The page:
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Navigation in Context: Grand Theories and Basic Mechanisms

Rüdiger Wehner
Journal of Avian Biology
Vol. 29, No. 4, Optimal Migration (Dec., 1998), pp. 370-386
Published by: Wiley on behalf of Nordic Society Oikos
DOI: 10.2307/3677156
Stable URL: http://www.jstor.org/stable/3677156
Page Count: 17
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Navigation in Context: Grand Theories and Basic Mechanisms
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Abstract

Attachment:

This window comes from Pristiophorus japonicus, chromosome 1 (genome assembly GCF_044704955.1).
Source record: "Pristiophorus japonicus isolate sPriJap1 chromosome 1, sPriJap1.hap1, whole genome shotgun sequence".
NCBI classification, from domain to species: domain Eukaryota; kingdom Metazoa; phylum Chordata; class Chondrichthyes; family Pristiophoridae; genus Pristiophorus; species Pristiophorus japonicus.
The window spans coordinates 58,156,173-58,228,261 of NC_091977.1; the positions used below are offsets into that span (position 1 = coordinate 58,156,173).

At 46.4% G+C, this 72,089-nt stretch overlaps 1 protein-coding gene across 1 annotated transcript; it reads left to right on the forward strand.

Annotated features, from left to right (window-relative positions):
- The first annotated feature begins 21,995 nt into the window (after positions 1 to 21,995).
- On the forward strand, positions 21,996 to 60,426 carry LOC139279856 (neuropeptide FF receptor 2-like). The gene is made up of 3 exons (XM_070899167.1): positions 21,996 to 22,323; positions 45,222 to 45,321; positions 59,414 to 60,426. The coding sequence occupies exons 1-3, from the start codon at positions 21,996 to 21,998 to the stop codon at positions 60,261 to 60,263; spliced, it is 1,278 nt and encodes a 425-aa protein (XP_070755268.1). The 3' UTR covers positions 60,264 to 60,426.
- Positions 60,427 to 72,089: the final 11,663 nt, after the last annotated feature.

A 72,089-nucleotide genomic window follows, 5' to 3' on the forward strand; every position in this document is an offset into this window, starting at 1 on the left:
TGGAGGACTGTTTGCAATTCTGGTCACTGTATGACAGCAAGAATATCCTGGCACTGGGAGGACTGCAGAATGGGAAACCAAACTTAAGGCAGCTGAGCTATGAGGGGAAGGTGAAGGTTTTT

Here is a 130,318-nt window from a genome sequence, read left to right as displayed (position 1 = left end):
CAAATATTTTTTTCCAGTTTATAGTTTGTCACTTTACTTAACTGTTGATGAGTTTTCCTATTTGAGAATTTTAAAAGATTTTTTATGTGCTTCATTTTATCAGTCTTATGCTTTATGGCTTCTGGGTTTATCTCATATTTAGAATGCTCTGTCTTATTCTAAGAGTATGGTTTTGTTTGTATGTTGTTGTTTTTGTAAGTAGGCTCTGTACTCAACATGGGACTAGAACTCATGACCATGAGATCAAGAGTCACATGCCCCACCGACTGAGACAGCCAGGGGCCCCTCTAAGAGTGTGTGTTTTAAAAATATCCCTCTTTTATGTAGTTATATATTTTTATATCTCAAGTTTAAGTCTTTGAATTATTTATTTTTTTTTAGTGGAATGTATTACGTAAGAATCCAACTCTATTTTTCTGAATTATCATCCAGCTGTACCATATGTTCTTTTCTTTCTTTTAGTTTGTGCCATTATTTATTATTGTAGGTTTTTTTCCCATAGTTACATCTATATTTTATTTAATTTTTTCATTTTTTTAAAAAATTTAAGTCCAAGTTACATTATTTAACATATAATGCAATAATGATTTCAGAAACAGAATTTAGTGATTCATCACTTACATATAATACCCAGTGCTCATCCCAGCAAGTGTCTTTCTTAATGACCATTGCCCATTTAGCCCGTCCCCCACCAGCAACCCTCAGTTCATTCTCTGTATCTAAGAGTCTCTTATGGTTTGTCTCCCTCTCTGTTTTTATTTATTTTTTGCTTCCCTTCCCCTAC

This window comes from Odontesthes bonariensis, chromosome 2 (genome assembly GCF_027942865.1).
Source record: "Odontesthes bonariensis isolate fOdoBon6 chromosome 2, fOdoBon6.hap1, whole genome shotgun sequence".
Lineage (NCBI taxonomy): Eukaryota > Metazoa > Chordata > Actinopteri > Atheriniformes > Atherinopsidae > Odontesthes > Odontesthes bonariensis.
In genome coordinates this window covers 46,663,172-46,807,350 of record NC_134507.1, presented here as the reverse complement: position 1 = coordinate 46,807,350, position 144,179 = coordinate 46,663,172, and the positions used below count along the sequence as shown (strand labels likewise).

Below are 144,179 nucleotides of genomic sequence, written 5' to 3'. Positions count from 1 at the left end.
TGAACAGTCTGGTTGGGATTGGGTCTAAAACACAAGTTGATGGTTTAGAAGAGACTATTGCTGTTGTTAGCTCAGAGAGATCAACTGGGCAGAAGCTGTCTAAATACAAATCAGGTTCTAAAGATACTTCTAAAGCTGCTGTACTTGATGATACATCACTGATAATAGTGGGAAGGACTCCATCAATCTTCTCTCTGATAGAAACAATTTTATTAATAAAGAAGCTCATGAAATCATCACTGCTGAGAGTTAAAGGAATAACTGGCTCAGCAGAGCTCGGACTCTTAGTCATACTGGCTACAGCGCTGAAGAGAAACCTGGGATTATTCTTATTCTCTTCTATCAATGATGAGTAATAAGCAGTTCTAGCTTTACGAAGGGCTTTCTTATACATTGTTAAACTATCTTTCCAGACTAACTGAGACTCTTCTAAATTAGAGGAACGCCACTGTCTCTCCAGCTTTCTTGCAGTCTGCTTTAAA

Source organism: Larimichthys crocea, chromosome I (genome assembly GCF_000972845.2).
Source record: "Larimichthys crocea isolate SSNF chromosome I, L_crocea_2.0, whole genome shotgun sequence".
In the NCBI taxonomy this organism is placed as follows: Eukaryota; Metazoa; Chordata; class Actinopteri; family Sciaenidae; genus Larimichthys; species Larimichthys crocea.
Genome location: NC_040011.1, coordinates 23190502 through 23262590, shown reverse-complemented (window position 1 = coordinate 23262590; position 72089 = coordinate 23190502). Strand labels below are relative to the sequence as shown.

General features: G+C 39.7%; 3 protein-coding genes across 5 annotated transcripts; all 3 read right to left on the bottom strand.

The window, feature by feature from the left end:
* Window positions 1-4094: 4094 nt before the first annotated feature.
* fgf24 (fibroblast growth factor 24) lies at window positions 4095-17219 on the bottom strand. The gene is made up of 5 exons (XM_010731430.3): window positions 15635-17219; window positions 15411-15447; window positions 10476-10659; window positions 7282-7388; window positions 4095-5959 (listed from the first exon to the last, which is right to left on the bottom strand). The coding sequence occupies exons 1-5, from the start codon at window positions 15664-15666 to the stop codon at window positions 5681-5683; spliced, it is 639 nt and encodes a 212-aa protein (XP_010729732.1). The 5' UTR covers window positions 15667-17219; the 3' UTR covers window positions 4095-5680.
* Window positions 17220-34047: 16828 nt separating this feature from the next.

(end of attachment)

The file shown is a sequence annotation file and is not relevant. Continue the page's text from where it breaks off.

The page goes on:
Among the movements of animals across the surface of our planet, the wide-ranging migratory journeys of birds and the smaller-scale foraging excursions of social (hymenopteran) insects provide some of the most intriguing examples of biological systems of navigation. Many sensory cues have been found to be involved in accomplishing these tasks, but how this sensory information is integrated into the animal's overall system of navigation has remained elusive. Several over-arching concepts such as sun- or star-based systems of astronavigation, E-vector-based spherical geometry, map-and-compass and bi-coordinate position-fixing schemes have been developed to account for the animals' performances. Although these metaphors have some heuristic value, they are potentially distracting and might obscure some of the most important computational strategies used by the brain. Moreover, these top-down approaches are especially inappropriate in trying to understand the evolutionary design of an animal's navigational system. Instead, we must go back to basics, use modern recording technology to unravel the detailed spatial and temporal structures of migratory routes and foraging trajectories, study the animal's sensory and computational abilities by combining behavioural and neurophysiological approaches, then work bottom-up, as evolution did, by trying to integrate the individual navigational methods. Rather than being part of a general-purpose navigational toolkit, the various guiding mechanisms have most certainly arisen from an opportunistic grafting of particular special-purpose modules on to pre-existing sensory-motor control systems.

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